Nobody wants to have regret when it comes to something as important as buying a home. We help you make the right decision by busting mortgage myths.
Understanding What's Facts & What's Fiction
1) Mortgage interest rates are influenced by many different factors and may not remain consistent.
Fact. Although everyone wants this to be fiction, it's just not the case. Similar to the stock market, interest rates are always changing due to a variety of contributing factors. However, there's plenty of data and history available to help us make recommendations based on the state of the market. Our loan officers will use that information to help you lock in the best possible rate. On top of that, you can always refinance your loan when a more attractive rate is available.
2) You have to have a 20% down payment to qualify for and obtain a mortgage loan.
Fiction. This myth is something that many still believe to be true, but it couldn't be further from the truth. Several loan programs allow a borrower to buy a home with less than 20% down, and some programs will go as low as 3% down. Of course, each loan program has different requirements. Some are more stringent than others and require mortgage insurance, but there are still many ways to buy a home with a down payment lower than 20%.
3) If you are denied a mortgage once, you will never be able to secure approval for a mortgage loan.
Fiction. Just because you've had financial troubles in the past doesn't necessarily mean that you can never obtain a mortgage loan. Depending on what has occurred in your past, it may just mean that you need to improve a few facets of your financial life. Waiting for a bankruptcy to season, paying down a few credit card debts, or waiting until your savings account is a little bit more robust are just a couple of improvements that can be made to ensure that, down the road, you will be able to obtain a mortgage loan.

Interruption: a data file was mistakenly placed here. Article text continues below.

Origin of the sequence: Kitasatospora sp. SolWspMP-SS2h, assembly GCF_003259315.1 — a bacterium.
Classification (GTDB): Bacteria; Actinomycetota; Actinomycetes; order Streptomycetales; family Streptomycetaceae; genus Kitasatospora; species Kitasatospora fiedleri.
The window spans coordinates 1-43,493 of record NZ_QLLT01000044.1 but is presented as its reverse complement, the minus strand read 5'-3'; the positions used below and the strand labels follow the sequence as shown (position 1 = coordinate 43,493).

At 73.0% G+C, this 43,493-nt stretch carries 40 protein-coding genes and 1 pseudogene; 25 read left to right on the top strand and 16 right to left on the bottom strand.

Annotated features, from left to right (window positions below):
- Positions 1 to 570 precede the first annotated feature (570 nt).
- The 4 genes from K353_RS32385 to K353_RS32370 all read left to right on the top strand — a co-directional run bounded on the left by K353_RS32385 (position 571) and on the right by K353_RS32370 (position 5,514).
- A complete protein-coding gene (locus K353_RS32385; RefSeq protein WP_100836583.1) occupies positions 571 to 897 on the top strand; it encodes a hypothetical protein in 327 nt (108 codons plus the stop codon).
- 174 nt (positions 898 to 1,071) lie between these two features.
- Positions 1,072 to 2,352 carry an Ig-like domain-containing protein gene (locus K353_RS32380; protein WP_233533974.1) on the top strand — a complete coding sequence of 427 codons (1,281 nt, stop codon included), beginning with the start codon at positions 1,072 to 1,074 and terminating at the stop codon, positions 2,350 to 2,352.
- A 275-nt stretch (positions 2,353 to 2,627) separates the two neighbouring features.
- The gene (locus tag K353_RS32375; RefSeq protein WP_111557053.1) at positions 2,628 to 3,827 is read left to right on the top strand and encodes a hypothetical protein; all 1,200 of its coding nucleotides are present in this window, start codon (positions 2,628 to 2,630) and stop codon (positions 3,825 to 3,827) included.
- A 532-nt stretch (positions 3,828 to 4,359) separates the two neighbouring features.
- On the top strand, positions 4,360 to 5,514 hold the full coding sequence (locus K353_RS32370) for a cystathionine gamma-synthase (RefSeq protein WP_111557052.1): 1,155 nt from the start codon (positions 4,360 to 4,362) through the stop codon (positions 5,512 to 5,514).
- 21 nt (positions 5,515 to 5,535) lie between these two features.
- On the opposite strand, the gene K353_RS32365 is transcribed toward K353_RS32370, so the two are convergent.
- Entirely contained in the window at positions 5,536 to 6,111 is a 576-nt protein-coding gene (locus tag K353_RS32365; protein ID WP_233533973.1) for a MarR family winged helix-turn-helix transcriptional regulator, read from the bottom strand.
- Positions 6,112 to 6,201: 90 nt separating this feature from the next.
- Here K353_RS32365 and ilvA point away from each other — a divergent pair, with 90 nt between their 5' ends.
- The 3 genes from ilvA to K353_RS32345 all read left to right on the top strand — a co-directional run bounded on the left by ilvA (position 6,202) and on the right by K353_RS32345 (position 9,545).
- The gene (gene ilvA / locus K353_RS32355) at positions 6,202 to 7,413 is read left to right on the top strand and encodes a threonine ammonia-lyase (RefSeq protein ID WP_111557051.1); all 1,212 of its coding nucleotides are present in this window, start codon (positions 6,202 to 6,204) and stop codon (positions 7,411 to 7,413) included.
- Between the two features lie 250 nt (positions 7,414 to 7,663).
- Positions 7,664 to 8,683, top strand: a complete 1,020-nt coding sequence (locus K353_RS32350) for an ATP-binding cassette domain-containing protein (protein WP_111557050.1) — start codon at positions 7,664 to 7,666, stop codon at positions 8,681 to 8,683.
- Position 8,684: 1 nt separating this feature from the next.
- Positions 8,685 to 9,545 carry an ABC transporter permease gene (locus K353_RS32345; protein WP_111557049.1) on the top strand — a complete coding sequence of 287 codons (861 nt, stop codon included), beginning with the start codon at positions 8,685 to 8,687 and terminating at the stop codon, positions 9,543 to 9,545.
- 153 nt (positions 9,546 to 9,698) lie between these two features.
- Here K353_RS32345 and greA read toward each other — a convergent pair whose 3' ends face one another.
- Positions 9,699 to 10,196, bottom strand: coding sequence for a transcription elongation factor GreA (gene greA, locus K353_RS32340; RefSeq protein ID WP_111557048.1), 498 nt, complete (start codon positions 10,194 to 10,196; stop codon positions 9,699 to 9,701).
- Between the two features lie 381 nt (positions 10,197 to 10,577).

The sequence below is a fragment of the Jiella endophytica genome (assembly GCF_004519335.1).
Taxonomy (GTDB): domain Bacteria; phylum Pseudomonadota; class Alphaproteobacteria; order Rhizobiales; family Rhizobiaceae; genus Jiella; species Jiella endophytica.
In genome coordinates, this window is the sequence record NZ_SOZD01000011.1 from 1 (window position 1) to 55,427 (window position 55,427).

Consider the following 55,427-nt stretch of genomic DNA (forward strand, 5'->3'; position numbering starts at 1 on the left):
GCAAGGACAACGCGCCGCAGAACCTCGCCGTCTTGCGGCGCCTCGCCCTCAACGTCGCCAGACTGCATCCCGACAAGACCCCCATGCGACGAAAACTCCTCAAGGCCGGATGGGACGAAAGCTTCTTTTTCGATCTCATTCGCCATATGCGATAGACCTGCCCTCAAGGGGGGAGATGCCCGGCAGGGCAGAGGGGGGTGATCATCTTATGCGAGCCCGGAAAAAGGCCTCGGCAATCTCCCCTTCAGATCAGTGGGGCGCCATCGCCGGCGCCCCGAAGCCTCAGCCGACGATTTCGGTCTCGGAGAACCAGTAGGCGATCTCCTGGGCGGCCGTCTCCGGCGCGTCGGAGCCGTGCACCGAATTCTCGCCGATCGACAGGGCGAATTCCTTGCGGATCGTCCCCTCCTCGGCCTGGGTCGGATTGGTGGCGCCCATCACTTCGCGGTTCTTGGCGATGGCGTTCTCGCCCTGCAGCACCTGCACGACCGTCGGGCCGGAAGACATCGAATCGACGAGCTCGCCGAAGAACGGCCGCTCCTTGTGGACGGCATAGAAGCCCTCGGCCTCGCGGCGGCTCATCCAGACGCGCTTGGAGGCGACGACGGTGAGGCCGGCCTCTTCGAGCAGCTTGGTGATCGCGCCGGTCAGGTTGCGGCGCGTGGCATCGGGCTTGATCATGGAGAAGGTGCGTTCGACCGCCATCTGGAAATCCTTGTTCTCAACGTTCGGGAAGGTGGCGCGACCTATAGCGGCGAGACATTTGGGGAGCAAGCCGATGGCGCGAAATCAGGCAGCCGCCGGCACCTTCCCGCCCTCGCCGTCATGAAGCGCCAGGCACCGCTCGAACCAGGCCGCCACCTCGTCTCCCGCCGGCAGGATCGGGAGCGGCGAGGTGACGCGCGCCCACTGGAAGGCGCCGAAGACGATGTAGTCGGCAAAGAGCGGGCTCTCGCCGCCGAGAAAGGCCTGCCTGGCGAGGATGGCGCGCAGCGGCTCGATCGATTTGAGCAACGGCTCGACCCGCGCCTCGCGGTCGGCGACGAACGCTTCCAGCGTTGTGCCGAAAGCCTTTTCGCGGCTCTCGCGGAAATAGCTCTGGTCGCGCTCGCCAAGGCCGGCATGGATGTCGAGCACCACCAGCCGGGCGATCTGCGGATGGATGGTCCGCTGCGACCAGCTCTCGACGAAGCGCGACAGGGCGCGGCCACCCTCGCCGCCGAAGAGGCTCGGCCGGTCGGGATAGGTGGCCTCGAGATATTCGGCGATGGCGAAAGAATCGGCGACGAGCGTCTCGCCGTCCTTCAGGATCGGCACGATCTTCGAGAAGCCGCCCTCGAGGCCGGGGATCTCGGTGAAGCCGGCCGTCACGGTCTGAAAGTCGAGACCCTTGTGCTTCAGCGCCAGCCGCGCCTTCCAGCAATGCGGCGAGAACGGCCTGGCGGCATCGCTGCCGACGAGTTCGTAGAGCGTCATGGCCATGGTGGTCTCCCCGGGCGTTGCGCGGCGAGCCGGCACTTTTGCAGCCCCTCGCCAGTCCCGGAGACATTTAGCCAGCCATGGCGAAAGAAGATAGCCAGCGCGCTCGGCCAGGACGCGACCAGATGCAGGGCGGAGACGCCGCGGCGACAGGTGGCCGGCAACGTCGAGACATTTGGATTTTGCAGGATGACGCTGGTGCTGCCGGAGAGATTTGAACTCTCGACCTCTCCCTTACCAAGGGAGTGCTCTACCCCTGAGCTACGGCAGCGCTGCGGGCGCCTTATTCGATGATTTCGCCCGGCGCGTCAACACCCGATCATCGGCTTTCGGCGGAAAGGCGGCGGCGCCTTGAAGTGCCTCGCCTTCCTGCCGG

Of course, everyone's situation is unique and will require a customized plan on how to get there, but just because you've been denied in the past doesn't mean that you'll never again be able to obtain a mortgage loan.
4) There are conventional mortgage loan limits that are set on an annual basis.
Fact. Conventional mortgage loan limits (also known as, conforming loan limits) are reviewed by Fannie Mae and Freddie Mac on an annual basis. The review takes place to ensure that the limits align with the average cost of a home in a given area.
It's important to know that conforming loan limits will not make or break your home purchase. There are just more flexible terms available if you are within the limit for your geographical location.
5) Mortgage interest rates are the same no matter what lender you work with.
Fiction. The truth is that rates can vary from lender to lender. For your financial safety, you should shop around when you're looking for a mortgage loan.
It's also important to remember that rate isn't the only thing to consider when shopping for a lender. You will want to get a good feel for the customer experience offered by the company that you choose. The home buying process is much easier when you have a direct point of contact that's available to answer your questions along the way. Here are a few things to consider when selecting the right mortgage partner.
6) Your income and credit scores are the only factors that will determine your mortgage approval.
Fiction. When obtaining a mortgage loan, it's important to understand that the lender is completing an entire risk analysis on you as a borrower. Sure, how much money you make and your debt history will be huge factors in your risk assessment. However, many other factors go into securing approval on a mortgage loan. What type of work you do, the number of dependents you have, your tax payment histories, the stability of your income, other financial obligations, other properties you own, and many other factors go into a lender being able to give you the approval that you're seeking on a mortgage loan. We wish it were as easy as looking at your income and credit score, but unfortunately, this is not the case.
7) A mortgage prequalification and mortgage preapproval is the same thing.